Welcome back to another installment in our ongoing series Why Did My CPQ Project Fail? As always, if you’re coming to this series for the first time, be sure to start at the beginning here.
In this post, we’re going to build upon the initial posts and dig deeper into the reasons why CPQ implementations fail and some suggestions for avoiding potential pitfalls
Why CPQ Implementations Fail
Let’s get started by looking at how inexperienced implementation teams can derail your CPQ project.
1. The CPQ implementation team is inexperienced (in Sales Acceleration tools).
It probably sounds a little trite. Obviously an inexperienced implementation team is going to present some problems and likely contribute to a poor outcome. Consider a BI project: If the Project Manager or Business Analyst doesn’t understand why the management dashboard needs drill down data on some, but not all, data points, they won’t know what to push back on, which could lead to scope creep, missed deadlines, and a lackluster go-live.
When it comes to Sales Acceleration tools (and CPQ is a big part of this toolset), the domain knowledge possessed by the implementation team is integral to project success. But why? Well, let’s investigate.
2. Companies don’t challenge convoluted pricing/product/approval strategies.
I’ve heard the following time and again from customers and prospects: “...it has to be done this way. It’s how we’ve run the business forever!”. Perhaps you’ve heard this before in your professional life and have felt equally frustrated by the needless rigidity of this mindset.
In my experience, prospects are often loathe to alter existing processes because they may not be privy to what others in their vertical are doing, or they may not be aware of what CPQ tools are capable of in terms of simplifying complex processes, or perhaps they’re simply stuck in their old ways.
Regardless of the why behind this lack of change initiative, it’s important for implementation teams to have the know-how to step back and identify the benefits of doing things differently and convincingly articulate the reasons for adopting new processes and strategies. If they don’t, then they’ll simply replicate the mistakes and inefficiencies of the current system — only now there’s a hefty licensing fee attached.
At the end of the day, I wouldn’t want to be the one to explain to the CEO why a multi-million dollar technology project that spanned more than a year has resulted in minimal revenue gains.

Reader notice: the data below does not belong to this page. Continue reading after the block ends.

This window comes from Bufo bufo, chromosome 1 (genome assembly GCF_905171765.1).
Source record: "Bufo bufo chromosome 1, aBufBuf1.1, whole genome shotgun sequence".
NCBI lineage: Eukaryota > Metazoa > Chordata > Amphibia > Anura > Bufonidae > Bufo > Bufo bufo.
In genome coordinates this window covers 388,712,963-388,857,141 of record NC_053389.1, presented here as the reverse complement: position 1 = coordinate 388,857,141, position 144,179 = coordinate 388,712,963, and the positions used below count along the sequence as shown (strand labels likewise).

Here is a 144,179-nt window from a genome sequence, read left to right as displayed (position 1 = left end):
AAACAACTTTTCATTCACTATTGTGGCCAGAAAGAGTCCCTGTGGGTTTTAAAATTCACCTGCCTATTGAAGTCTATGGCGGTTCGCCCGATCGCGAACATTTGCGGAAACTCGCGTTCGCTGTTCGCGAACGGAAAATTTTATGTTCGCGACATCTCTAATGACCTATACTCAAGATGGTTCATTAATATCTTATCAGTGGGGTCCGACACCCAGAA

3. Failure to translate “salesmanship” into a better buying experience.
Salesmanship is important. It helps you achieve your goals, advance your career, and build relationships with people both personally and professionally. One of the core tenants of CPQ is to help your sales force become faster, smarter, and better at selling — but ultimately, the best salespeople don’t sell; they help customers buy.
A good implementation team will understand how to turn this philosophy into a series of actions, processes, and decision points that CPQ will facilitate. If your team doesn’t have these capabilities, you’ll likely miss an opportunity to reverse stagnating or declining revenue.
What about the Customer’s Responsibility?
Perhaps it’s because I believe in the power of consultancy-based sales engagements, but the customer should only be responsible for defining the “as-is” processes and problem statements. To ask for more is unnecessarily ambitious because a customer doesn’t completely understand the capabilities of the CPQ application. A skilled AE will help a customer tease out more from a problem statement and discover additional opportunities to benefit from CPQ.
It’s Worth It to Ask for More
When it comes to implementation, the team members involved are as important as the tools selected to complete the CPQ project. I can’t stress this enough: Interview everyone and replace people that don’t meet your expectations. This isn’t about an individual’s ability to implement the CPQ tool, but whether or not he or she “gets it.”
Let me humbly say that most of the customers I’ve worked with have had a positive outcome with their CPQ projects because I was able to challenge them and provide advice at the right moment.
There’s More to Come
I hope you’re finding these articles useful. Be sure to subscribe to the FPX blog to stay up-to-date as we continue this series and release more valuable content about CPQ and the tech industry.